It’s become a consistent pattern, after every act of mass violence, for the media to hold a “What Could Have Been Done To Prevent This?” session — what in sports is called Monday Morning Quarterbacking. At least in sports there are defined rules to the game, so trying to analyze what different player moves might have produced a different outcome isn’t entirely ridiculous.

Jared Lee Laughner
Jared Lee Loughner

What do we hear from the Pundit Class about Jared Lee Loughner, whose assassination attempt last Saturday on Congresswoman Gabrielle Giffords so far has failed, but nonetheless succeeded in wounding 18 others, six of them fatally?

We hear, of course, the obvious: that Loughner was troubled, confused, mentally ill.

We hear reports that Jared Loughner had enough run-ins with campus police when he was a student at Pima Community College that he was banned from campus unless he gave the college a psychiatrist’s letter declaring him mentally stable.

We hear reports that Loughner’s own parents were concerned with his behavior.

And, we hear lamentations that the FBI background check that cleared Jared Lee Loughner for legal purchase of the handgun he used in his rampage needs to somehow filter out unstable and potentially dangerous people from purchasing firearms.

Some better-thinking pundits do note that our legal system is set up on the premise of not treating someone as a criminal until they are convicted of a crime. Then the psychiatric aristocracy — with perhaps the best example being Charles Krauthammer — note that laws are often in place that allow for police to put someone into psychiatric evaluation for three days … and it’s with a nostalgic sigh that they often go on to note that before budget cuts made it impractical all it used to take to commit anyone to a mental hospital for an indefinite stay was any licensed doctor’s signature. The Nostalgic Psychiatrists don’t note that such a power to imprison at will grants doctors Gestapo-like powers to bypass an entire law-based system of arrest, accusation, bail, indictment, prosecution, conviction, and sentencing — all with various constitutional protections and rights — before depriving a human being of his liberty.

We hear in other political debates doctors lamenting how malpractice lawsuits and the expense of malpractice insurance is one of the major factors raising the cost of health care. So, any doctor signing a commitment order — or failing to sign a commitment order — is between a rock and a hard place. If they commit someone without cause, they could be subject to a lawsuit for unlawful deprivation of civil liberties. But if they make an examination of someone to consider psychiatric commitment, and don’t, then if that person subsequently harms someone else, the doctor is now liable for failing to protect the victim of that attack. That’s a really good reason for doctors not to want that responsibility thrust upon them again. People just weren’t so darned litigious back when involuntary psychiatric commitment wasn’t a budget-buster.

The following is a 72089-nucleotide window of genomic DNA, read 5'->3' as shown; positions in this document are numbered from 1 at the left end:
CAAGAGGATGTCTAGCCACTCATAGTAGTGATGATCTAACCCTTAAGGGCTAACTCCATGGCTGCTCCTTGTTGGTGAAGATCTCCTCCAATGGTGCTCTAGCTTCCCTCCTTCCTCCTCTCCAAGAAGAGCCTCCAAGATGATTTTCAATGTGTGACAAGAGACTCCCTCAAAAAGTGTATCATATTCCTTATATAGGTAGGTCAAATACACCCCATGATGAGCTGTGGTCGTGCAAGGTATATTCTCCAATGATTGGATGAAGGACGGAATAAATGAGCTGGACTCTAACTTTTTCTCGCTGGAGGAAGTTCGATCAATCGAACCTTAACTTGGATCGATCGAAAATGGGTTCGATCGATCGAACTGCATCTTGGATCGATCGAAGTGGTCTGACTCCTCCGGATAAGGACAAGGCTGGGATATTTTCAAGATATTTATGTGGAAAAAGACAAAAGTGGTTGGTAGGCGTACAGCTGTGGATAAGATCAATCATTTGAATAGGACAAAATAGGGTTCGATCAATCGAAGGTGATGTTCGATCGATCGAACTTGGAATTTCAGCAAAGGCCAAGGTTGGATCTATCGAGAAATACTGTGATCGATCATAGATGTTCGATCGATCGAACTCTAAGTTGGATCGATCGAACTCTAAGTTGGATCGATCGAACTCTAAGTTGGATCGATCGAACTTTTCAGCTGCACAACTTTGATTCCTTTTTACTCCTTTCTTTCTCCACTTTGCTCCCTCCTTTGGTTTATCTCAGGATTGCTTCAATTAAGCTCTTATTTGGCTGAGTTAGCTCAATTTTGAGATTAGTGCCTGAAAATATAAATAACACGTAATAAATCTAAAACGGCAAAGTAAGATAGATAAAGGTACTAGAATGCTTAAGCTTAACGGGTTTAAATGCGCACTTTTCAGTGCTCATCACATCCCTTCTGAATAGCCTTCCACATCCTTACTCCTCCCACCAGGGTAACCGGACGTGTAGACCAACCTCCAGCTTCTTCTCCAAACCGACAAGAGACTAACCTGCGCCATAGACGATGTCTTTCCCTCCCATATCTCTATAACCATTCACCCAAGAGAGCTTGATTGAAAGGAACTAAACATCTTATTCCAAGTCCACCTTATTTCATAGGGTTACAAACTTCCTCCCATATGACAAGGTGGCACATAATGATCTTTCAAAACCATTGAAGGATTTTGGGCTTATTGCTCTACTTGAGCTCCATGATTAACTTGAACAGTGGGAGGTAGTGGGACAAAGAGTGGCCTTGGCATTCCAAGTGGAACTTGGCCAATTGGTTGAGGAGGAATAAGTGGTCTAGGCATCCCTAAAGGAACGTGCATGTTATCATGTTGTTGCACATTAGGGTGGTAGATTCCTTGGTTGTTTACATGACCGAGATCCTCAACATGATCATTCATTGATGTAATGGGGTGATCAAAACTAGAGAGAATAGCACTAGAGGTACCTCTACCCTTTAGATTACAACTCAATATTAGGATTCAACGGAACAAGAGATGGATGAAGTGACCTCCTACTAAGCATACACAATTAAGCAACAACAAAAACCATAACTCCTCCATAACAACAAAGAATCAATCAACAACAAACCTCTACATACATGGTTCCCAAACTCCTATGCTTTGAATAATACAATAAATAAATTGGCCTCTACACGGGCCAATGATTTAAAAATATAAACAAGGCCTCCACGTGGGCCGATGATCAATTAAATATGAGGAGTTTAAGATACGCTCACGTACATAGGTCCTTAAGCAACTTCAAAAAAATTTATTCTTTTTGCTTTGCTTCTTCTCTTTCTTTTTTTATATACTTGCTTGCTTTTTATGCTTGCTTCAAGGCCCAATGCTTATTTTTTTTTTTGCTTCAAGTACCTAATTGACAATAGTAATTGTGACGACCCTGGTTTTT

But here’s what no pundit — and I mean nobody — is saying.

It’s that the nature of the human being is to have free will. Whether given by God, or simply by the nature of the abstract epistemological disconnect between perception and reality — what Alfred Korzybski once called the difference between the map and the territory — human beings have free will. That means at any given moment, no matter what the prior background and personal history, every single human being — all seven billion of us — is utterly unpredictable.

As utterly unpredictable as whether in a classic quantum-mechanics thought experiment Schrödinger’s cat is alive or dead.

It’s actually this utter unpredictability that raises the blood pressure of the political class after every incident. Since they know everybody around them is an accident waiting to happen, the only sense of security they can have is to figure out new and better ways to watch everybody at all times and — if possible — neuter and declaw us all.

The only safe air travel, as far as the Politically Nervous is concerned — would be Con Air — transporting every passenger in handcuffs and leg irons.

The only safe contact the Politically Nervous want with the public would be if we’ve all had full body cavity searches then let into their presence only in transparent pajamas — again with the handcuffs and leg irons.

You ever see a movie with a prisoner being walked from the holding cell to the execution chamber? That’s the only way the Politically Nervous can feel comfortable with any of us: utterly chained, controlled, and powerless.

Of course they can’t get all the security they want, so they have to make do with air passengers being contestants on the TSA’s new game show: Radiation or Rape?

No doctor, no sheriff, no parole board – not even a psychic medium — can put his signature on a document guaranteeing who among us is “safe.” Maybe someone in a persistent coma or a vegetative state, that’s about it. Even sleepers sometimes sleepwalk. With new electronic mind-reading technology as demonstrated by the game Mindflex we’re not very far from someone in handcuffs and leg irons being able to pull the trigger on a gun.

When all is said and done, the problem with Jared Lee Loughner is that he’s human.

God help us all.

This article is Copyright © 2011 The J. Neil Schulman Living Trust. All rights reserved.

My comic thriller Lady Magdalene’s — a movie I wrote, produced, directed, and acted in it — is now available for sale or rental on Video On Demand. If you like the way I think, I think you’ll like this movie. Check it out!

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